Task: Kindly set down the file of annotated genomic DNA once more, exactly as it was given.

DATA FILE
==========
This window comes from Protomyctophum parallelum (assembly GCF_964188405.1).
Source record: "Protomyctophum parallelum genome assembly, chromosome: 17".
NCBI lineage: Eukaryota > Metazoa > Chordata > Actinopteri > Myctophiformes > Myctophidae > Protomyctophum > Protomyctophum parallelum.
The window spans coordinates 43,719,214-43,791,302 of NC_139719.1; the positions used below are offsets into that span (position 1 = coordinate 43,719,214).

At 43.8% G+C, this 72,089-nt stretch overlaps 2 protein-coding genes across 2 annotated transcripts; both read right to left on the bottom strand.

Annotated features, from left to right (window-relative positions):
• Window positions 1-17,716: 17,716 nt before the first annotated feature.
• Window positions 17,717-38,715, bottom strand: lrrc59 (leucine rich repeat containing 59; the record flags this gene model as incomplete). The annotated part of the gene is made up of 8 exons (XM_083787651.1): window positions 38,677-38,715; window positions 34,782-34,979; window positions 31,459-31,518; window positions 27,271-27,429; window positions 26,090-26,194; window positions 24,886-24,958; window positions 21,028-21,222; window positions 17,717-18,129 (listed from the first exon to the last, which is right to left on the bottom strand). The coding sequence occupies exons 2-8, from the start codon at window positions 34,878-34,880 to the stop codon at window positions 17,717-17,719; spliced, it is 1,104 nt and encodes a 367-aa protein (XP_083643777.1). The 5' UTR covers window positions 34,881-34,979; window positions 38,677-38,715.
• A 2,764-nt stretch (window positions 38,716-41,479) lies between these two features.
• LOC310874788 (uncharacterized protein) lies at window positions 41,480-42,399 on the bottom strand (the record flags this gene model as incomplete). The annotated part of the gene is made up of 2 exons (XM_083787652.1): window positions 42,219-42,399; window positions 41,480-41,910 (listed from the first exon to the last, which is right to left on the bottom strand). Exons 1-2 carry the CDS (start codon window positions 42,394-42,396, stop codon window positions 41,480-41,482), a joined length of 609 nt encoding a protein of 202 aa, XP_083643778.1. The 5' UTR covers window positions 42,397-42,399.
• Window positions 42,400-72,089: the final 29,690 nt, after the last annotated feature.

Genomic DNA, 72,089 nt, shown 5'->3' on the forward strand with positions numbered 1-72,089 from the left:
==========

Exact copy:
This window comes from Protomyctophum parallelum (assembly GCF_964188405.1).
Source record: "Protomyctophum parallelum genome assembly, chromosome: 17".
NCBI lineage: Eukaryota > Metazoa > Chordata > Actinopteri > Myctophiformes > Myctophidae > Protomyctophum > Protomyctophum parallelum.
The window spans coordinates 43,719,214-43,791,302 of NC_139719.1; the positions used below are offsets into that span (position 1 = coordinate 43,719,214).

At 43.8% G+C, this 72,089-nt stretch overlaps 2 protein-coding genes across 2 annotated transcripts; both read right to left on the bottom strand.

Annotated features, from left to right (window-relative positions):
• Window positions 1-17,716: 17,716 nt before the first annotated feature.
• Window positions 17,717-38,715, bottom strand: lrrc59 (leucine rich repeat containing 59; the record flags this gene model as incomplete). The annotated part of the gene is made up of 8 exons (XM_083787651.1): window positions 38,677-38,715; window positions 34,782-34,979; window positions 31,459-31,518; window positions 27,271-27,429; window positions 26,090-26,194; window positions 24,886-24,958; window positions 21,028-21,222; window positions 17,717-18,129 (listed from the first exon to the last, which is right to left on the bottom strand). The coding sequence occupies exons 2-8, from the start codon at window positions 34,878-34,880 to the stop codon at window positions 17,717-17,719; spliced, it is 1,104 nt and encodes a 367-aa protein (XP_083643777.1). The 5' UTR covers window positions 34,881-34,979; window positions 38,677-38,715.
• A 2,764-nt stretch (window positions 38,716-41,479) lies between these two features.
• LOC310874788 (uncharacterized protein) lies at window positions 41,480-42,399 on the bottom strand (the record flags this gene model as incomplete). The annotated part of the gene is made up of 2 exons (XM_083787652.1): window positions 42,219-42,399; window positions 41,480-41,910 (listed from the first exon to the last, which is right to left on the bottom strand). Exons 1-2 carry the CDS (start codon window positions 42,394-42,396, stop codon window positions 41,480-41,482), a joined length of 609 nt encoding a protein of 202 aa, XP_083643778.1. The 5' UTR covers window positions 42,397-42,399.
• Window positions 42,400-72,089: the final 29,690 nt, after the last annotated feature.

Genomic DNA, 72,089 nt, shown 5'->3' on the forward strand with positions numbered 1-72,089 from the left: